Established by Royal Warrant on 7th March 1866, the Albert Medal for Lifesaving was an awarded in recognition for the saving of a life. The medal was named in memory of Prince Albert by Queen Victoria for distinguishing the “many heroic acts performed by marines and others who endanger their own lives in saving, or endeavouring to save, the lives of others from shipwrecks and other perils of the sea”
A further Royal Warrant in 1867 created two classes of Albert Medal, the first in gold and bronze and the second in bronze, both enamelled in blue.
In 1877, the medal was extended to cover saving life on land and from this point there are two medals with different inscriptions to depict which they were awarded for. The land version was enamelled in red, with a red ribbon, whereas the sea version was enamelled in blue with a blue ribbon.
In 1905 the rules for the award of the medals were amended, and it was ordained that the grant of decorations of the 1st Class should be “confined to cases of extreme or heroic daring,” and those of the 2nd Class should be given “in cases which, though falling within the cases contemplated by this warrant, are not sufficiently distinguished to deserve the Albert Medal of the 1st Class.”
Titles of the medals changed during 1917, the gold "Albert Medal, first class" becoming the "Albert Medal in gold" and the bronze “Albert Medal, second class” known as just the “Albert Medal”.
The Albert Medal has since been replaced, in 1949, by the George Cross, and the second class of Albert Medal (in bronze) was only awarded posthumously.
Awards of the Albert medal were announced in the London Gazette. All awards listed were for the second class medal unless otherwise mentioned. The medal was terminated in 1971.
Materials: The majority of the British medals and clasps are made of solid silver, though some were issue in bronze versions, mainly to Indian non-combatants. The majority of the British campaign awards are circular, usually 36mm in diameter.
Ribbons: Medals are worn suspended from their own specific ribbons. These were first made of silk but cotton was increasingly used as the nineteenth century developed. Their own colours often have a symbolic significance: the equal stripes of the ‘1939 to 1945 Star,’ for example, are dark blue to represent the service of the Royal and Merchant Navies, red, to represent that of the Armies and light blue to represent that of Air Forces.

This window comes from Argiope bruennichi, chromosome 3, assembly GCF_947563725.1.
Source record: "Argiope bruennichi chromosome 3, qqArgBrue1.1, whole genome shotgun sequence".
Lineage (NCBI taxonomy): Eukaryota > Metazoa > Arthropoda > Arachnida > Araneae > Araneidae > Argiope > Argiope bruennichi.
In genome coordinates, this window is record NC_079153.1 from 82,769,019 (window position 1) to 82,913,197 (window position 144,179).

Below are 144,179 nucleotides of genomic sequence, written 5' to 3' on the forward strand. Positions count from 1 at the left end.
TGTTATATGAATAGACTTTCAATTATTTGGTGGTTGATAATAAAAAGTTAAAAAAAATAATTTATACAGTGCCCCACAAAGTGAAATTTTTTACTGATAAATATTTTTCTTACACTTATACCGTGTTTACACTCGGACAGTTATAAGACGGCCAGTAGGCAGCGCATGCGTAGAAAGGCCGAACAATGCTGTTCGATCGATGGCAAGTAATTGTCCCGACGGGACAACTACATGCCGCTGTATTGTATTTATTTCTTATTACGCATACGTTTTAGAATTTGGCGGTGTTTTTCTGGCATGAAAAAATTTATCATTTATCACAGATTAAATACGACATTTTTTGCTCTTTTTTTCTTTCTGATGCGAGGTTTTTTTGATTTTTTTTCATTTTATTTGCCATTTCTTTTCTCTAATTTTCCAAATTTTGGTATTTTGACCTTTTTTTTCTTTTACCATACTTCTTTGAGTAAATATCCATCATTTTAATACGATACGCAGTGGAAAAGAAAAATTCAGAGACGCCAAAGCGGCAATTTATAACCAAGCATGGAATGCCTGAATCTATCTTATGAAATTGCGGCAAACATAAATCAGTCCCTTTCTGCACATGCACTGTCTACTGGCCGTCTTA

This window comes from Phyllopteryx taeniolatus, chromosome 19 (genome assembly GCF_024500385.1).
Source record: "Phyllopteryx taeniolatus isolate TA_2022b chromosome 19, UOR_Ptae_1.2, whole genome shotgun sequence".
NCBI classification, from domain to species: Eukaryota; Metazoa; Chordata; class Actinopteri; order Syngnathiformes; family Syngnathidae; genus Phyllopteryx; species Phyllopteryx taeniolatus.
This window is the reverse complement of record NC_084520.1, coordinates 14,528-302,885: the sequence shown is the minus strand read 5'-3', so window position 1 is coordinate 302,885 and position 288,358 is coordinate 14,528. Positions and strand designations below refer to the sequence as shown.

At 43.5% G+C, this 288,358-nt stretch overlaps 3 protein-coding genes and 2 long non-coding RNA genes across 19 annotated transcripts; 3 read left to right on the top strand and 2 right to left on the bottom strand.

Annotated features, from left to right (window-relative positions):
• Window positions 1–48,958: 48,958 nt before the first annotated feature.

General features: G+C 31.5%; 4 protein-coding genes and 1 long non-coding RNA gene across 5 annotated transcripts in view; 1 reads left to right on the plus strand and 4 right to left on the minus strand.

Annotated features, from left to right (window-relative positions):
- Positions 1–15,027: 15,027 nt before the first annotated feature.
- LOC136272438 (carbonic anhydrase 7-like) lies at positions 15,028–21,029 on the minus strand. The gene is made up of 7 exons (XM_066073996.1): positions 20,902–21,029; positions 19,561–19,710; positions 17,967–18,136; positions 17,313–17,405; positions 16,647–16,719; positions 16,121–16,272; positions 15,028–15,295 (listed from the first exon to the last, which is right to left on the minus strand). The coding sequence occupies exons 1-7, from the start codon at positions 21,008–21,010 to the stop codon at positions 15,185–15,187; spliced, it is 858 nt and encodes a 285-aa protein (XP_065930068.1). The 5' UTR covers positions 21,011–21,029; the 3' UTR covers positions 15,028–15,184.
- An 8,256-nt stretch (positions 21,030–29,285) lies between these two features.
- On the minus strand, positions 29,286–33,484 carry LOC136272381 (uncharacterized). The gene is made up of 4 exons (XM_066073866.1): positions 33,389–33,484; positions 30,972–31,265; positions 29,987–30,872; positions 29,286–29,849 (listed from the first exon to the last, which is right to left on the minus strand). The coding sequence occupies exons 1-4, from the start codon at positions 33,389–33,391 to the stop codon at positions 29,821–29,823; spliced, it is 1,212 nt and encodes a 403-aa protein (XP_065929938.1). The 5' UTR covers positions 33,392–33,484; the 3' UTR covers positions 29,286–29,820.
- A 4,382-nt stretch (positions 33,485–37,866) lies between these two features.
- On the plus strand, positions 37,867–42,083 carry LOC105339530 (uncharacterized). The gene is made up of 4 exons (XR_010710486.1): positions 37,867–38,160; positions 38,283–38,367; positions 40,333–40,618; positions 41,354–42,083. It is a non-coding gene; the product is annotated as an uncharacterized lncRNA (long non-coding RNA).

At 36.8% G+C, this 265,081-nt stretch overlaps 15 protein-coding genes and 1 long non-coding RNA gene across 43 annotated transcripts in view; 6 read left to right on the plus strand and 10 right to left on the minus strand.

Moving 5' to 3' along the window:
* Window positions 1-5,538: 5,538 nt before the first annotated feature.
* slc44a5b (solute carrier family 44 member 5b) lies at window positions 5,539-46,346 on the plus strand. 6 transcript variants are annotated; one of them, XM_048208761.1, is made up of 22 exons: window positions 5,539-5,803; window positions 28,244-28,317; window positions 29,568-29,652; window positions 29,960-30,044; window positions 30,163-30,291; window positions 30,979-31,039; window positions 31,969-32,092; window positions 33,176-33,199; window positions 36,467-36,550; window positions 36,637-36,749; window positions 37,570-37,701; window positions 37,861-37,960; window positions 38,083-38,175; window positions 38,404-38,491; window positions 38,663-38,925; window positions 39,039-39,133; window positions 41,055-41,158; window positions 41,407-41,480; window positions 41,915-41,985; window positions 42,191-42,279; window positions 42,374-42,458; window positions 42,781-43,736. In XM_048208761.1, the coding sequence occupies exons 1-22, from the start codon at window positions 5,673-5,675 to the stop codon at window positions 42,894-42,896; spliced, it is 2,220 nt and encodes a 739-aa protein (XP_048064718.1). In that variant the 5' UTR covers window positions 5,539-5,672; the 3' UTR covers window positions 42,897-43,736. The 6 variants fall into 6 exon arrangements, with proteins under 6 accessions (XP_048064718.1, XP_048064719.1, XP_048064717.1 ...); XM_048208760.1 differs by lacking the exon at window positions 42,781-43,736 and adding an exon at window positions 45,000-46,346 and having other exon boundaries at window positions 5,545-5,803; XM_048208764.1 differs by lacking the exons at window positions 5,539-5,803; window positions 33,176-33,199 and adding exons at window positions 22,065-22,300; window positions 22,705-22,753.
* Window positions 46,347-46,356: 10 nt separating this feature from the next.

Ribbon width can vary slightly though it is generally 32mm wide.
Ribbon – The original medal had a blue ribbon ?16mm wide with two white stripes. A further Royal Warrant in 1867 created two classes of Albert Medal, and the ribbon of the first-class changed to 35mm wide with four white stripes.
Suspender - Surmounted by a crown pierced by a ring for suspension
Type – Civil decoration
Eligibility – United Kingdom and British Empire/Commonwealth personnel
Awarded for – Saving a life
Established – 1866
Post Nominals - His Majesty King George V. approved of recipients of the Albert Medals using the letters “A .M.” after their names.
Bars / Clasps - Any subsequent act of gallantry which is considered worthy of recognition by the award of the Albert Medal may be recorded by a bar.
Description – The decoration consists of an oval enclosing, the entwined initial V and A. The Sea medals have, in addition an anchor. The oval in enclosed by a bronze garter with the words “FOR GALLANTRY IN SAVING LIFE, with AT SEA or ON LAND as appropriate, and enamelled in crimson or blue respectively. The medal is surmounted by a crown pierced by a ring for suspension.
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